The expiring April natural gas contract is expected to open a penny lower Tuesday morning at $1.84 as traders suggest that the market is likely to explore lower levels given fundamentals of production and fuel-switching Overnight oil markets fell.
Forecasters see a slight cooling trend, with some risks in either direction. WSI Corp. in its Tuesday morning six- to 10-day outlook said, "[Tuesday's] six-10 day period forecast calls for anomalous cold over the Upper Midwest, Great Lakes and into the Northeast. Above to much above average warmth is expected across the West, Plains and portions of the southern U.S.
"Today's forecast has swung back a bit in a colder direction. CONUS GWHDDs are up 2.7 to 70.9 for the period. Forecast confidence is near average today based on reasonably good large-scale model agreement. However, there is localized uncertainty along a meandering arctic cold front across the northern Plains, Midwest and Northeast as there may be a sharp contrast in air masses.
"There are risks in either direction. The Upper Midwest, Great Lakes and Northeast have a slight risk to the colder side given the proximity to the polar vortex. The interior West, central and southern U.S. could run a touch warmer during the front half of the period."
Analysts following fundamental parameters don't see much in the way of either reduced production or further increases in demand from coal-to-gas switching. "This market is still consolidating at around the middle of last week's trading range, but we still see breakout of recent parameters to the down side given the market's ongoing challenge of advancing in the face of a near-record supply level," said Jim Ritterbusch of Ritterbusch and Associates in a Tuesday morning note to clients.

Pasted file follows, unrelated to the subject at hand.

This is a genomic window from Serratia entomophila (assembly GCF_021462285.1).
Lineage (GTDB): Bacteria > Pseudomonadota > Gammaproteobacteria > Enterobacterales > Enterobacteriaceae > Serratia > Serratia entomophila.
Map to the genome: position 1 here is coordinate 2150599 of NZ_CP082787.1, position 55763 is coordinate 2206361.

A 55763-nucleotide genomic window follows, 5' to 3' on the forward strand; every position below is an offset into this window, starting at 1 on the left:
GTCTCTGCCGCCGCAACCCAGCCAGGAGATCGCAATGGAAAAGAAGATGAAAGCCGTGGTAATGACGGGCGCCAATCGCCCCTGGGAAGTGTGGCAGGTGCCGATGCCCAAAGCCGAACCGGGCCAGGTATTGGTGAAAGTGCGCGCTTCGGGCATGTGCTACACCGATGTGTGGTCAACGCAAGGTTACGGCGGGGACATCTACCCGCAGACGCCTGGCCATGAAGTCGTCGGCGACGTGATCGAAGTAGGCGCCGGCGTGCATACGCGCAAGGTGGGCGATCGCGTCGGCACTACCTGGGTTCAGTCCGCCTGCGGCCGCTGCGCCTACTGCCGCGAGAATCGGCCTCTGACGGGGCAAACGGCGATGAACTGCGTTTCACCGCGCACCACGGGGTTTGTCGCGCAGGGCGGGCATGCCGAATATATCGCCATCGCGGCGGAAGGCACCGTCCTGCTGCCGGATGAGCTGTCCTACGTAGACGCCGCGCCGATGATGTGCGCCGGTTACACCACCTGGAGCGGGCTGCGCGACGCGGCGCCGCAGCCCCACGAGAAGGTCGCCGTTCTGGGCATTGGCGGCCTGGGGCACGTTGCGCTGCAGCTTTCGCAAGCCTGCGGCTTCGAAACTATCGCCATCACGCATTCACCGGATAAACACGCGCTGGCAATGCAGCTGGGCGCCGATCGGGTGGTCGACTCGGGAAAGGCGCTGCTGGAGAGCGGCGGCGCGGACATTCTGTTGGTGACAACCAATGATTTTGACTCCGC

"Although the EIA is likely to report a couple of storage draws this week and next, the total decline will likely fall short of 20-25 Bcf and wouldn't be far removed from usual seasonal tendencies. As a result, supply will remain at a near-record level and not far below the 2.5 Tcf area. With the weather factor diminishing in importance and with the huge supply fully discounted, market focus is shifting to production and electric generation demand.
"Although output is seeing some ongoing slippage as some pass through from the plunge in rig counts is slowly developing, shifts have thus far been unable to force production below year ago levels. More output decline will be required if any balance between supply and off take is to be seen anytime soon. Meanwhile, electric generation demand is showing difficulty in advancing to above year ago levels despite price induced coal to gas displacement. It appears that the bulk of this substitution has already been seen and that additional demand electric generation gains off of this factor could prove arduous."
In overnight Globex trading May crude oil fell 93 cents to $38.46/bbl and May RBOB gasoline shed 3 cents to $1.4826/gal.